Topic: Water Access
Water is necessary for human survival and, as recognized by the UN in 2010, a basic human right. However, according to the WHO/UNICEF Joint Monitoring Programme 2017 report, 2.1 billion people do not have access to potable water. This means, as of 2017, 28% of the world was denied of their fundamental right to clean (let alone affordable and close) water. Not only is water crucial from an agricultural standpoint in order to ensure a stable, self-sufficient food supply, but also for sanitation purposes, as contaminated water stunts the reduction of poverty and disease, being a leading cause of child mortality. According to the WHO/UNICEF JMP 2017 report, in 2017, 4.5 billion people lacked safe sanitation, meaning 59% of the world did not have access to basic sanitation. Of these 4.5 billion people, 1.8 billion were estimated to drink water possibly contaminated with feces. In addition, in dry, desert regions, the overuse of groundwater is exacerbated by the overgrowing of plants & inefficient technologies used in agriculture. The ineffective treatment of wastewater from both houses and industry also leads to limited water re-use, which leads to less access to clean water. All of these factors that lead to inadequate water access, driving emigration which can cause conflict and unrest.
As a nation, Qatar has relied heavily on desalination plants, which supply about 50% of potable water in the country. In addition to that, Qatar has initiated the Water Security Mega Reservoirs Project in 2012, starting the construction of five giant water reservoirs with a total storage capacity of 14.384 billion liters, which means that, altogether, the five reservoirs can store up to 7 days worth of drinkable water. These water reservoirs will also link the desalination facilities in north and south Qatar. As Qatar has one of the highest household water consumption rates in the world, Qatar has also put into place legislation to reduce water waste, such as in 2008 to reduce outdoor hose usage. Qatar has also formed a department for water conservation & efficiency within KAHRAMAA (Qatar General Electricity & Water Corporation) due to the fact that Qatari household water waste remains extreme.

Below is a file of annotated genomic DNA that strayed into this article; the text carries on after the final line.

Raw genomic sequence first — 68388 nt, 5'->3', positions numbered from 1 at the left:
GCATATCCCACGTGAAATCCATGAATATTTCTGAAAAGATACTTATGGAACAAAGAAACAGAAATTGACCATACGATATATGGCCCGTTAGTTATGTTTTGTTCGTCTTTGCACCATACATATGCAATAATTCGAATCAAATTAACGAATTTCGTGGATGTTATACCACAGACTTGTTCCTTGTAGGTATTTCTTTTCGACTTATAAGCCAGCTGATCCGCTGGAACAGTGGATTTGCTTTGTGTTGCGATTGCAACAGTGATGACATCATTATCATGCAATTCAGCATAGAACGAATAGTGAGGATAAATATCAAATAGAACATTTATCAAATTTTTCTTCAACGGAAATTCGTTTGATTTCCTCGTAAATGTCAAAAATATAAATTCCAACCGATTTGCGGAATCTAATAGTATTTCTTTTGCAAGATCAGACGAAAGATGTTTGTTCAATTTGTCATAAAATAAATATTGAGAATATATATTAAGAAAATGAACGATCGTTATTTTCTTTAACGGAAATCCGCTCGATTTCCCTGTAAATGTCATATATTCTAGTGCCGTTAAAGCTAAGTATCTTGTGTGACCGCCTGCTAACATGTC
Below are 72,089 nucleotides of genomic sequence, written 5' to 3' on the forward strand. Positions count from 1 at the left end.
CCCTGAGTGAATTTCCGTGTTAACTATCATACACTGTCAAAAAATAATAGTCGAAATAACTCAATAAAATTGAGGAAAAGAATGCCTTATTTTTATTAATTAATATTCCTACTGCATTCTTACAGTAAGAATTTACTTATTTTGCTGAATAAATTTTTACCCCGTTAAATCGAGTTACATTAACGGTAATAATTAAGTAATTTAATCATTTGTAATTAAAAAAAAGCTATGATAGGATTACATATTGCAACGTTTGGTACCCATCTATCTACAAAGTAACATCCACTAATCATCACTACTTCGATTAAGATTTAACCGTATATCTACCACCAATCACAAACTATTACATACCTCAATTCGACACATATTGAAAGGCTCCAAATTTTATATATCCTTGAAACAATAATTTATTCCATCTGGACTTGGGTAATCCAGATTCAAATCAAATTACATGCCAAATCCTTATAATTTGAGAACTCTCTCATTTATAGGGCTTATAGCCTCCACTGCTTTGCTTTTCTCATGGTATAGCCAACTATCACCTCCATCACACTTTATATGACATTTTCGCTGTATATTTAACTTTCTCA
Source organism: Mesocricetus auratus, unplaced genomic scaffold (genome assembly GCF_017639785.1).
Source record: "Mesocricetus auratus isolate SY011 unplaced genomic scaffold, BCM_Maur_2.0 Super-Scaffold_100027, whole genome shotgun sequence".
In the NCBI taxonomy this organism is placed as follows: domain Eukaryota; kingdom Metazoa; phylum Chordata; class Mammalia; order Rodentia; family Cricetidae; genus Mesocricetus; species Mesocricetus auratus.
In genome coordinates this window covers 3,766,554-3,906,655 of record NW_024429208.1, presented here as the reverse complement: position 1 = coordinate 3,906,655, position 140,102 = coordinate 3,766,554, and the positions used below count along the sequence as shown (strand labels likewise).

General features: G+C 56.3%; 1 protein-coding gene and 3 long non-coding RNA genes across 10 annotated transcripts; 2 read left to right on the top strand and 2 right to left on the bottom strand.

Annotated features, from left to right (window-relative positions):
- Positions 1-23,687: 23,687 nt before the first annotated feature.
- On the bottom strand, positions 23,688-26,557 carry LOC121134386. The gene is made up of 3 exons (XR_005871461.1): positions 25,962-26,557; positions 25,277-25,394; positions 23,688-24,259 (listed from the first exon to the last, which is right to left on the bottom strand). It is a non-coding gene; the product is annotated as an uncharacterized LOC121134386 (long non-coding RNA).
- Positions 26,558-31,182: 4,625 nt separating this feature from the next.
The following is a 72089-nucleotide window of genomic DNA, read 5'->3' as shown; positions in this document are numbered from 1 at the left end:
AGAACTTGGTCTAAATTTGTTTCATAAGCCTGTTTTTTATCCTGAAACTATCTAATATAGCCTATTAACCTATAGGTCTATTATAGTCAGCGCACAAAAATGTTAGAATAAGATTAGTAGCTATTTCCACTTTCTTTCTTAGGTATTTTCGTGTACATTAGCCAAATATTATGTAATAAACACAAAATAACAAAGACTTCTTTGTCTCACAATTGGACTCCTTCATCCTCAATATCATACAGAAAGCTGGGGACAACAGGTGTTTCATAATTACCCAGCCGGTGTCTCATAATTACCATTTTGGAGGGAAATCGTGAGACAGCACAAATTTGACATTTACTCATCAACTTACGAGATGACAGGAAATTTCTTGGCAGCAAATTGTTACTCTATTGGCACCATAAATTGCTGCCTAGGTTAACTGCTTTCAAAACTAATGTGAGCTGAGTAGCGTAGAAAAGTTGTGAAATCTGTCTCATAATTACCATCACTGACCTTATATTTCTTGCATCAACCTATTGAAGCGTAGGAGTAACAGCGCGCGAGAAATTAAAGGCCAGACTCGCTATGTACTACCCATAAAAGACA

In order to combat excessive water loss and increase water access, desalination plants should be constructed, especially in ocean coastal nations in drier areas with less natural freshwater bodies. These desalination plants should utilize renewable energy sources and energy-conserving processes such as reverse-osmosis in order to conserve energy when purifying groundwater. However, the waste from these desalination plants must be efficiently dealt with to reduce pollution and the salinification of other natural bodies of water. Water storage should also be increased in order to limit the hardships brought about by natural disasters such as droughts. Agriculturally, technologies such as drip irrigation should be implemented in order to conserve water, and if possible, heat-tolerant crops and crops that require less water should be grown more frequently. Planning should be implemented to reduce water waste both in the industry and households. Educating the general public about their domestic water consumption will help decrease the excess use of water in these households. Further investments in technologies to harvest water, distribute water, and reduce water loss and water waste in the industry, household, and agricultural field should be made in order to make water access more widespread and efficient across the many climates throughout the world.
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Doha Debates. “How Definitions Drive Debates: What We Mean by ‘Water Scarcity.’” Doha Debates, September 5, 2019, https://dohadebates.com/2019/08/30/definition-4/.
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“Water.” United Nations, United Nations, https://www.un.org/en/sections/issues-depth/water/.
- Andrew Mojares